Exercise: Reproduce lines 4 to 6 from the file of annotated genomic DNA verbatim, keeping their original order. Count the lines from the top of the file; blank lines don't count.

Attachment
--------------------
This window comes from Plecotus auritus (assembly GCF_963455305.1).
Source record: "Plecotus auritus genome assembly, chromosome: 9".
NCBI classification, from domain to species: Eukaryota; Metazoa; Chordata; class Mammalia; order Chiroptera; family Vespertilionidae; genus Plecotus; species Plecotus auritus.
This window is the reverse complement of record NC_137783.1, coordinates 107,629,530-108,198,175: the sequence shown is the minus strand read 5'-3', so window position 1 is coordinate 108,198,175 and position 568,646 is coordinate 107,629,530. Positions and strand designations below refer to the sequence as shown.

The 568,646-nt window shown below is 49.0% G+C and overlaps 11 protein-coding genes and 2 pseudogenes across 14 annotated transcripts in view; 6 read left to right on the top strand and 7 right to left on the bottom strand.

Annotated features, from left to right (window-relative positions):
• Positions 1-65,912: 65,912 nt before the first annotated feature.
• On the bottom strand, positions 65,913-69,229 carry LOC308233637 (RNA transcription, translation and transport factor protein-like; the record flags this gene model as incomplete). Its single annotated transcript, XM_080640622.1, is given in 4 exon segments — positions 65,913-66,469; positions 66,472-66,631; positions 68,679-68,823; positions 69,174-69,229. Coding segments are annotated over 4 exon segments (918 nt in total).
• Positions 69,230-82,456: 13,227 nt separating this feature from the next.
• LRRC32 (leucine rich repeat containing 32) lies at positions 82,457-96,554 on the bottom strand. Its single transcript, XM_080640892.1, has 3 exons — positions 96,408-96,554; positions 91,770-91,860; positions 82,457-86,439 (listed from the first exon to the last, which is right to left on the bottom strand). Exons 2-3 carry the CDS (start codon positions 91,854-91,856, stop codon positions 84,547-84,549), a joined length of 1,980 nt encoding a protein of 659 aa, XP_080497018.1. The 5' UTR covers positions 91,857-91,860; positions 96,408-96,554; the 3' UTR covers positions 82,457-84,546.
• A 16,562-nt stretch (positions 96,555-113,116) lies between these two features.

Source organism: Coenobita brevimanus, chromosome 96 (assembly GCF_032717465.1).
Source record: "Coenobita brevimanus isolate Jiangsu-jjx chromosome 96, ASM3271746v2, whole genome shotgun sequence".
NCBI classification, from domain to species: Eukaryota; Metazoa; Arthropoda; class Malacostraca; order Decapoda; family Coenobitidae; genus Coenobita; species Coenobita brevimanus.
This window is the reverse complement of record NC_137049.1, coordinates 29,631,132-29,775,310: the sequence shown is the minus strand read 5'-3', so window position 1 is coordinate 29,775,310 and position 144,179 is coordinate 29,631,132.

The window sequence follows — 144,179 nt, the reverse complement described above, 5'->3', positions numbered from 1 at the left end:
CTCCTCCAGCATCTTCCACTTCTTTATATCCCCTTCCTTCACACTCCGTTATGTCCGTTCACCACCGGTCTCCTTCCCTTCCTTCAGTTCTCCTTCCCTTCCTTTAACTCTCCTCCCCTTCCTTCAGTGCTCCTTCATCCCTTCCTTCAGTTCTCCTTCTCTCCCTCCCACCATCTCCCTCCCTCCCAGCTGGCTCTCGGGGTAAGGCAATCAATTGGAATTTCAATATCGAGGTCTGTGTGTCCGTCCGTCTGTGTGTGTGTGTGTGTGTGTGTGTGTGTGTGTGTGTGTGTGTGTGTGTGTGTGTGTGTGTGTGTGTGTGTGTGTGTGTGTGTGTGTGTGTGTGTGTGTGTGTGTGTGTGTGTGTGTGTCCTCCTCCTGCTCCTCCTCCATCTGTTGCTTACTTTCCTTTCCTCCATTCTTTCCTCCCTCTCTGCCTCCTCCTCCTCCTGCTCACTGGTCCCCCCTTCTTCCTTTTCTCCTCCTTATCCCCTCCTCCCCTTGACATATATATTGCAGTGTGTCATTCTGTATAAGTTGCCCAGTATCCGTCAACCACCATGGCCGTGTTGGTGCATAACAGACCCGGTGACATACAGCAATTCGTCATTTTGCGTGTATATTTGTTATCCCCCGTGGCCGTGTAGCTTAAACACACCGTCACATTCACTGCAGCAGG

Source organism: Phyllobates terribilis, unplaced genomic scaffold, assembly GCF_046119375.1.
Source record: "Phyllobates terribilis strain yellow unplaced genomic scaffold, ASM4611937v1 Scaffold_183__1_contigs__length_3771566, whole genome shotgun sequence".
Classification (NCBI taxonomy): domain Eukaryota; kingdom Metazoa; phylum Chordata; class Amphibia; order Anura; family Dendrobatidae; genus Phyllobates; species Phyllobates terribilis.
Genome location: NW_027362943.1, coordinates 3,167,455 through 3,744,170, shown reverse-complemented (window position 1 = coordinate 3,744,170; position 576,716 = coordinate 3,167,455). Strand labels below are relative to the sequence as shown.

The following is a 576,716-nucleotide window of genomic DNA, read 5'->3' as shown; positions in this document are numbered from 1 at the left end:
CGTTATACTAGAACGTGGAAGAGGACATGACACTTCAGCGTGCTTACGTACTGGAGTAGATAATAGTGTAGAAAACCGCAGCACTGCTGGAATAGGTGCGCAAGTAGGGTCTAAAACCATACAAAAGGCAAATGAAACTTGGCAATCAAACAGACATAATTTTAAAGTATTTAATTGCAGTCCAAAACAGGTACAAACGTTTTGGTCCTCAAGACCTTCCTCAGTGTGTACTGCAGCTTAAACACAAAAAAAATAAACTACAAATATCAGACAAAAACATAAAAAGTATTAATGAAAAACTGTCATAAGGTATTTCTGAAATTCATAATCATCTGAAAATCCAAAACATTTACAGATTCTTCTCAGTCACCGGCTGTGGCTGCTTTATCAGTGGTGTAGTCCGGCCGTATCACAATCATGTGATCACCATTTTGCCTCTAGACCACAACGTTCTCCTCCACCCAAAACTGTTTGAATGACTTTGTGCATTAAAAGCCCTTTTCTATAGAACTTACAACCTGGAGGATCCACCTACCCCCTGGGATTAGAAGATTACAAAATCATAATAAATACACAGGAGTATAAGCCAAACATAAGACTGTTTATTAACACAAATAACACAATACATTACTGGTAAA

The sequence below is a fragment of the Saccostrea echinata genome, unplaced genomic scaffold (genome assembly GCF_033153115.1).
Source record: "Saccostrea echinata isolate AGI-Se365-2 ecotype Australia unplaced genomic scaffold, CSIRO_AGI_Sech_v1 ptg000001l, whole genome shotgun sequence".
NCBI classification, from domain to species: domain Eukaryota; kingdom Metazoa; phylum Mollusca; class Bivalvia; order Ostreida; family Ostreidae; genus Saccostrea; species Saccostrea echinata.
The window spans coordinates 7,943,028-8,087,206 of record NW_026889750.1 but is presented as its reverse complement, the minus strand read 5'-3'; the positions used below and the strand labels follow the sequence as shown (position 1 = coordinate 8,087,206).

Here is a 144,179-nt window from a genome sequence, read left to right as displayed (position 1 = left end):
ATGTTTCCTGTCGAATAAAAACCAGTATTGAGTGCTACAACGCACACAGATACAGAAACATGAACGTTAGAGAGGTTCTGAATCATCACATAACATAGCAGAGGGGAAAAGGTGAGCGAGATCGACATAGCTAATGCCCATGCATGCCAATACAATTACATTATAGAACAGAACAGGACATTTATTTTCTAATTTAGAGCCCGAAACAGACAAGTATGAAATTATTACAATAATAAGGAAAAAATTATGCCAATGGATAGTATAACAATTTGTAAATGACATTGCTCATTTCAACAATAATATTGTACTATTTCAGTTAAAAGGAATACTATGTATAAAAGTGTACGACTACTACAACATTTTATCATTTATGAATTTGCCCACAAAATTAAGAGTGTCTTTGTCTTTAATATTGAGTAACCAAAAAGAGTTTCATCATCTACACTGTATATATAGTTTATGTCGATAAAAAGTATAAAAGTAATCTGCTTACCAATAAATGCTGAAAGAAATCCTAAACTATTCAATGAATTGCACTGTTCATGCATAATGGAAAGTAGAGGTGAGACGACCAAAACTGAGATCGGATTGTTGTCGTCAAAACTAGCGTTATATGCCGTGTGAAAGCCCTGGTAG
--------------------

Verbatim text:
This window is the reverse complement of record NC_137783.1, coordinates 107,629,530-108,198,175: the sequence shown is the minus strand read 5'-3', so window position 1 is coordinate 108,198,175 and position 568,646 is coordinate 107,629,530. Positions and strand designations below refer to the sequence as shown.

The 568,646-nt window shown below is 49.0% G+C and overlaps 11 protein-coding genes and 2 pseudogenes across 14 annotated transcripts in view; 6 read left to right on the top strand and 7 right to left on the bottom strand.

Annotated features, from left to right (window-relative positions):